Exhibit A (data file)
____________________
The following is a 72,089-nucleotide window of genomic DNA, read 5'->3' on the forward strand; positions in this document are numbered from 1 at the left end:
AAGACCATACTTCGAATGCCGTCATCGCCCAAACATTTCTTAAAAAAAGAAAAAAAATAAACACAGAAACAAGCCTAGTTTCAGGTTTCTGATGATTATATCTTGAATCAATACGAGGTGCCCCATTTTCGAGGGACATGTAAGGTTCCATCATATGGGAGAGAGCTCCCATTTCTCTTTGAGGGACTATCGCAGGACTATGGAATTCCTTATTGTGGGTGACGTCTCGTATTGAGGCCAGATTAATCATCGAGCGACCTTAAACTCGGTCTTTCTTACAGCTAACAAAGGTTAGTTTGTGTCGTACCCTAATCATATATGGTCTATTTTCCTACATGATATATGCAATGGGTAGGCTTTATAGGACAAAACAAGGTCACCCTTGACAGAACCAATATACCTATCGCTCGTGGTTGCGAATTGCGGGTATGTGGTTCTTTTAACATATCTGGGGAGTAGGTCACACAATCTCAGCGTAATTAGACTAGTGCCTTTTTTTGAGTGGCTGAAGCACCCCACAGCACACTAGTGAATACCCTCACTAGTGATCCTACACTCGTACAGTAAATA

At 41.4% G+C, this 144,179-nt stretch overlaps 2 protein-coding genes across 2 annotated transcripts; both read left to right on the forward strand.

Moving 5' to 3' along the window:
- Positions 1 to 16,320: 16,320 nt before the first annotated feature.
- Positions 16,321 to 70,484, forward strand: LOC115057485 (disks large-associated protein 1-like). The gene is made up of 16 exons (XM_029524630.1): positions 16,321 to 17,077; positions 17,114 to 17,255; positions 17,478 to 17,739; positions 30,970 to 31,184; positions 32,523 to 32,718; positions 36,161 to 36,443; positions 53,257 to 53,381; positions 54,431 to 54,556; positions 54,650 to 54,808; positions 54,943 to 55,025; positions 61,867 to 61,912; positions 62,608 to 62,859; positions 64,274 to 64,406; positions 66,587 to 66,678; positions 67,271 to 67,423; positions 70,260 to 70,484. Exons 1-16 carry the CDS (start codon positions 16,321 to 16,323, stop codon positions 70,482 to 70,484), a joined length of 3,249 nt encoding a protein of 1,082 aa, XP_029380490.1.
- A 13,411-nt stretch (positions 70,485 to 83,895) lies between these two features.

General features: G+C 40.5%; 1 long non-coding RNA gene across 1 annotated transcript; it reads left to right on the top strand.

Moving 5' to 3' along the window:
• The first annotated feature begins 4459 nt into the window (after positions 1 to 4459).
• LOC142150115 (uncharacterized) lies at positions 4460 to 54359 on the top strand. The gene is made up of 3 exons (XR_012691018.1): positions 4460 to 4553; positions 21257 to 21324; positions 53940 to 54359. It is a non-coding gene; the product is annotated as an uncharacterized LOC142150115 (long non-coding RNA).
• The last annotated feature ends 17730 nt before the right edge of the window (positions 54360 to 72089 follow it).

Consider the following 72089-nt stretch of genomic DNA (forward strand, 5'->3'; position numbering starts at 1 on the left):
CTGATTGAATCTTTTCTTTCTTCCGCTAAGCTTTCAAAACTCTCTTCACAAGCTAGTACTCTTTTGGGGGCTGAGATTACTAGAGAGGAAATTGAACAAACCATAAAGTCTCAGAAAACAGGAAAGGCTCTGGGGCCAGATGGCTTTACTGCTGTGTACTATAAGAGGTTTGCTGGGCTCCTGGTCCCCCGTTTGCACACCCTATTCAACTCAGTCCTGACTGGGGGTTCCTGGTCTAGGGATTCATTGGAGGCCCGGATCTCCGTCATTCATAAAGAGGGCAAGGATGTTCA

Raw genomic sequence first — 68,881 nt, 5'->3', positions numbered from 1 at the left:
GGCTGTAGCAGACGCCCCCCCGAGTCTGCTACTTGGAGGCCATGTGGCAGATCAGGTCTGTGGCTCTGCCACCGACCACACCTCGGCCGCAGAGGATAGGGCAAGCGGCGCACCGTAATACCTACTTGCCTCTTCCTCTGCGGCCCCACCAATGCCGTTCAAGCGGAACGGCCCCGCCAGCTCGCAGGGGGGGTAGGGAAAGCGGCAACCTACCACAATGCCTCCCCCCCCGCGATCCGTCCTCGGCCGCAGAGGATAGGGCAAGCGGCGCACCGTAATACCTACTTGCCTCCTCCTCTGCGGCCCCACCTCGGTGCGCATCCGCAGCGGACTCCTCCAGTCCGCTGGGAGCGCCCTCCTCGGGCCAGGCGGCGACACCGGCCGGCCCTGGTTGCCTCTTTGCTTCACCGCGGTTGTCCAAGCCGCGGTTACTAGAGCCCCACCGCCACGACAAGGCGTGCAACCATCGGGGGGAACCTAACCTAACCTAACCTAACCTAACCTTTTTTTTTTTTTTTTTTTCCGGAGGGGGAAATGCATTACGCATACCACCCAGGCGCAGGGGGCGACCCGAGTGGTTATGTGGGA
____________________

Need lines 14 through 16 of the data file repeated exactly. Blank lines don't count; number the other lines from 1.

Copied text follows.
CTGATTGAATCTTTTCTTTCTTCCGCTAAGCTTTCAAAACTCTCTTCACAAGCTAGTACTCTTTTGGGGGCTGAGATTACTAGAGAGGAAATTGAACAAACCATAAAGTCTCAGAAAACAGGAAAGGCTCTGGGGCCAGATGGCTTTACTGCTGTGTACTATAAGAGGTTTGCTGGGCTCCTGGTCCCCCGTTTGCACACCCTATTCAACTCAGTCCTGACTGGGGGTTCCTGGTCTAGGGATTCATTGGAGGCCCGGATCTCCGTCATTCATAAAGAGGGCAAGGATGTTCA

Raw genomic sequence first — 68,881 nt, 5'->3', positions numbered from 1 at the left:
GGCTGTAGCAGACGCCCCCCCGAGTCTGCTACTTGGAGGCCATGTGGCAGATCAGGTCTGTGGCTCTGCCACCGACCACACCTCGGCCGCAGAGGATAGGGCAAGCGGCGCACCGTAATACCTACTTGCCTCTTCCTCTGCGGCCCCACCAATGCCGTTCAAGCGGAACGGCCCCGCCAGCTCGCAGGGGGGGTAGGGAAAGCGGCAACCTACCACAATGCCTCCCCCCCCGCGATCCGTCCTCGGCCGCAGAGGATAGGGCAAGCGGCGCACCGTAATACCTACTTGCCTCCTCCTCTGCGGCCCCACCTCGGTGCGCATCCGCAGCGGACTCCTCCAGTCCGCTGGGAGCGCCCTCCTCGGGCCAGGCGGCGACACCGGCCGGCCCTGGTTGCCTCTTTGCTTCACCGCGGTTGTCCAAGCCGCGGTTACTAGAGCCCCACCGCCACGACAAGGCGTGCAACCATCGGGGGGAACCTAACCTAACCTAACCTAACCTAACCTTTTTTTTTTTTTTTTTTTCCGGAGGGGGAAATGCATTACGCATACCACCCAGGCGCAGGGGGCGACCCGAGTGGTTATGTGGGA